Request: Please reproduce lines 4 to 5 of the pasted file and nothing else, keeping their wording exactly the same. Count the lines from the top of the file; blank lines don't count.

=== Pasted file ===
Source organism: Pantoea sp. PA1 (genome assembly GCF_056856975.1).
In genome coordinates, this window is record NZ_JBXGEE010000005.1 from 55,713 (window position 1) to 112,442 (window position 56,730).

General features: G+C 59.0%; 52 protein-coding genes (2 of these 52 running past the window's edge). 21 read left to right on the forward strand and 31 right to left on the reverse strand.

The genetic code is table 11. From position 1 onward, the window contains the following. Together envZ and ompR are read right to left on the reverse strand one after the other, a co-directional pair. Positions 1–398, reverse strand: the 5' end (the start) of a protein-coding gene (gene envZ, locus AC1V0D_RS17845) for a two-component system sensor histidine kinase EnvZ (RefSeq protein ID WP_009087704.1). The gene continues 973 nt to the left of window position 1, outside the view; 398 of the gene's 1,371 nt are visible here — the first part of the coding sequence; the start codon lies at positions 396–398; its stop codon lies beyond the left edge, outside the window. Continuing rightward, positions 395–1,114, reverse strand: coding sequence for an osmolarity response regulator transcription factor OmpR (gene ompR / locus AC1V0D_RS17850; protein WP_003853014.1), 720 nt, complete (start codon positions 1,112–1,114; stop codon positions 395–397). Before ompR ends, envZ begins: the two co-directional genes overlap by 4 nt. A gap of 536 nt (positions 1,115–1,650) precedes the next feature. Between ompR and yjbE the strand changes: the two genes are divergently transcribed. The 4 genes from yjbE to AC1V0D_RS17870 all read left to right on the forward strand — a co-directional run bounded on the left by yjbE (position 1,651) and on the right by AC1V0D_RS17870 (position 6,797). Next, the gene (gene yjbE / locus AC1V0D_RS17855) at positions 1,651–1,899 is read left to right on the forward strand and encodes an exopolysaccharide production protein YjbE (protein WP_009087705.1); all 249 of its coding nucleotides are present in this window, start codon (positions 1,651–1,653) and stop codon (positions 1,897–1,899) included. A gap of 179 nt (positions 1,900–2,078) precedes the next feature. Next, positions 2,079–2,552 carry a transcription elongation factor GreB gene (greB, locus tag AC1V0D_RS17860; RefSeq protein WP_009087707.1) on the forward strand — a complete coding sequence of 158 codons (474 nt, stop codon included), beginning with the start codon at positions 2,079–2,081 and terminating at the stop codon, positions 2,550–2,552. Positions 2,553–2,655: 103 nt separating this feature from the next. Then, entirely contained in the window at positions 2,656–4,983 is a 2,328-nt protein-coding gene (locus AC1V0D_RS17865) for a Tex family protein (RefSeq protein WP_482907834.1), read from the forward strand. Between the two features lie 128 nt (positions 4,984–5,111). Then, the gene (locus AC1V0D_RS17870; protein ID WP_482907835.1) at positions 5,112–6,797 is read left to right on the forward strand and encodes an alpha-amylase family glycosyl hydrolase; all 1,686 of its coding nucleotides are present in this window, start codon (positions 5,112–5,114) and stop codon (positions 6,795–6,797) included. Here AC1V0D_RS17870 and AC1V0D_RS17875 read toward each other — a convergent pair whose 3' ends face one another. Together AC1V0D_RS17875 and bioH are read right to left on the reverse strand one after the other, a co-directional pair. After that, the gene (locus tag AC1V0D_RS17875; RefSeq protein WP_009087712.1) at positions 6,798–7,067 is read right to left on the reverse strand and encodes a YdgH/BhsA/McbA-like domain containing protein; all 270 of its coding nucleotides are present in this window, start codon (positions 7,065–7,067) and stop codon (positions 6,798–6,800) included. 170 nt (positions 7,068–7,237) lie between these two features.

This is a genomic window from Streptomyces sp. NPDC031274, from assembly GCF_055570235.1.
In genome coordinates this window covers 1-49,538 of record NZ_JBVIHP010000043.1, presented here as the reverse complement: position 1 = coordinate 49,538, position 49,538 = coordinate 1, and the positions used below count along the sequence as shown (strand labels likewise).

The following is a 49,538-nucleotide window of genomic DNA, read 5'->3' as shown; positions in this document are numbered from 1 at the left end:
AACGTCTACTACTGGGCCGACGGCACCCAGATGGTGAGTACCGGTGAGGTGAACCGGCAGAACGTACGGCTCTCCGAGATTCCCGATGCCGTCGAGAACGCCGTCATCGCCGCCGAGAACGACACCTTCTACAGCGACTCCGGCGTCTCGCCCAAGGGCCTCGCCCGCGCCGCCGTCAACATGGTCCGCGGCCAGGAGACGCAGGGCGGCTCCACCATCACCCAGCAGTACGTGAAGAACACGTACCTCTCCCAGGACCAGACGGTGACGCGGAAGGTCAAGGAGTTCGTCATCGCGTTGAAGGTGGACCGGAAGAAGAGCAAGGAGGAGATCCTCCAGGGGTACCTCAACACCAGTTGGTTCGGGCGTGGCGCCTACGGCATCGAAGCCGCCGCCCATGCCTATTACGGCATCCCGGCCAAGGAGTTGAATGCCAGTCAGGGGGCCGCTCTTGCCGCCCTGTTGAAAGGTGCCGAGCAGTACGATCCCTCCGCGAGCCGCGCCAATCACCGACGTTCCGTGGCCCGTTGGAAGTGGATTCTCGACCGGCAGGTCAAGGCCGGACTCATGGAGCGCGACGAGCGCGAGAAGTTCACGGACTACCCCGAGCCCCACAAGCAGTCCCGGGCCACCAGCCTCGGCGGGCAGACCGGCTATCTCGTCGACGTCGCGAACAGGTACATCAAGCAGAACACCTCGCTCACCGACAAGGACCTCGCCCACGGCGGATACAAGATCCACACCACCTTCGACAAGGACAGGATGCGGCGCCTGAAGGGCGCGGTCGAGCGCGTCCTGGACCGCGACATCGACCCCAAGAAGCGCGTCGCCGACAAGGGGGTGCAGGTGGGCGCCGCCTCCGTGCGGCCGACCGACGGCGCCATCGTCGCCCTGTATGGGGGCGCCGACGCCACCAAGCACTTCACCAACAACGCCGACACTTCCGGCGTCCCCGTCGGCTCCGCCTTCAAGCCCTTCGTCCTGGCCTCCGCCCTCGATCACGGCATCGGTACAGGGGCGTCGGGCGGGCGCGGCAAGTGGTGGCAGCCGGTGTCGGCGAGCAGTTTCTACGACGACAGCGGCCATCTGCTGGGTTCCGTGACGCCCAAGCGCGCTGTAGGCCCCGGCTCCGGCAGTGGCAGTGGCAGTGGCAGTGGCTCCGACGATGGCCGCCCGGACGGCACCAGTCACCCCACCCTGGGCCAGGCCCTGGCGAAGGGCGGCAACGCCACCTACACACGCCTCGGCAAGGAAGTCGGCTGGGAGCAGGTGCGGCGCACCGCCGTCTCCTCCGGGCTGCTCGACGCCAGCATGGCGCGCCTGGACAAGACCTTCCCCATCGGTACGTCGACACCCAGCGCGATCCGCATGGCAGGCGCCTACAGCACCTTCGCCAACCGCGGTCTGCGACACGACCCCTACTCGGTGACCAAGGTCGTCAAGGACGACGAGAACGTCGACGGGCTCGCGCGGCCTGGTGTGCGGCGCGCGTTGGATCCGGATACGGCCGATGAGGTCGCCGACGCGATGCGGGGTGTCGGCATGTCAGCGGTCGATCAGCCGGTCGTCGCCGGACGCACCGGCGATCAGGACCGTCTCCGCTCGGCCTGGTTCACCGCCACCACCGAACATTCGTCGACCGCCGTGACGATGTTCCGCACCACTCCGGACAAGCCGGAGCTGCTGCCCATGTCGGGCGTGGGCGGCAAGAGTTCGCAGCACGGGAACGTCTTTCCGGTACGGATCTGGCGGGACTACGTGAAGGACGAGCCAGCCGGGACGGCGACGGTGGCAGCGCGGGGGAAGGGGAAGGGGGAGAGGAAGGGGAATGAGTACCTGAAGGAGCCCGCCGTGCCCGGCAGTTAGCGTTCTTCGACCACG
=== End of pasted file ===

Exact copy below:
The genetic code is table 11. From position 1 onward, the window contains the following. Together envZ and ompR are read right to left on the reverse strand one after the other, a co-directional pair. Positions 1–398, reverse strand: the 5' end (the start) of a protein-coding gene (gene envZ, locus AC1V0D_RS17845) for a two-component system sensor histidine kinase EnvZ (RefSeq protein ID WP_009087704.1). The gene continues 973 nt to the left of window position 1, outside the view; 398 of the gene's 1,371 nt are visible here — the first part of the coding sequence; the start codon lies at positions 396–398; its stop codon lies beyond the left edge, outside the window. Continuing rightward, positions 395–1,114, reverse strand: coding sequence for an osmolarity response regulator transcription factor OmpR (gene ompR / locus AC1V0D_RS17850; protein WP_003853014.1), 720 nt, complete (start codon positions 1,112–1,114; stop codon positions 395–397). Before ompR ends, envZ begins: the two co-directional genes overlap by 4 nt. A gap of 536 nt (positions 1,115–1,650) precedes the next feature. Between ompR and yjbE the strand changes: the two genes are divergently transcribed. The 4 genes from yjbE to AC1V0D_RS17870 all read left to right on the forward strand — a co-directional run bounded on the left by yjbE (position 1,651) and on the right by AC1V0D_RS17870 (position 6,797). Next, the gene (gene yjbE / locus AC1V0D_RS17855) at positions 1,651–1,899 is read left to right on the forward strand and encodes an exopolysaccharide production protein YjbE (protein WP_009087705.1); all 249 of its coding nucleotides are present in this window, start codon (positions 1,651–1,653) and stop codon (positions 1,897–1,899) included. A gap of 179 nt (positions 1,900–2,078) precedes the next feature. Next, positions 2,079–2,552 carry a transcription elongation factor GreB gene (greB, locus tag AC1V0D_RS17860; RefSeq protein WP_009087707.1) on the forward strand — a complete coding sequence of 158 codons (474 nt, stop codon included), beginning with the start codon at positions 2,079–2,081 and terminating at the stop codon, positions 2,550–2,552. Positions 2,553–2,655: 103 nt separating this feature from the next. Then, entirely contained in the window at positions 2,656–4,983 is a 2,328-nt protein-coding gene (locus AC1V0D_RS17865) for a Tex family protein (RefSeq protein WP_482907834.1), read from the forward strand. Between the two features lie 128 nt (positions 4,984–5,111). Then, the gene (locus AC1V0D_RS17870; protein ID WP_482907835.1) at positions 5,112–6,797 is read left to right on the forward strand and encodes an alpha-amylase family glycosyl hydrolase; all 1,686 of its coding nucleotides are present in this window, start codon (positions 5,112–5,114) and stop codon (positions 6,795–6,797) included. Here AC1V0D_RS17870 and AC1V0D_RS17875 read toward each other — a convergent pair whose 3' ends face one another. Together AC1V0D_RS17875 and bioH are read right to left on the reverse strand one after the other, a co-directional pair. After that, the gene (locus tag AC1V0D_RS17875; RefSeq protein WP_009087712.1) at positions 6,798–7,067 is read right to left on the reverse strand and encodes a YdgH/BhsA/McbA-like domain containing protein; all 270 of its coding nucleotides are present in this window, start codon (positions 7,065–7,067) and stop codon (positions 6,798–6,800) included. 170 nt (positions 7,068–7,237) lie between these two features.

This is a genomic window from Streptomyces sp. NPDC031274, from assembly GCF_055570235.1.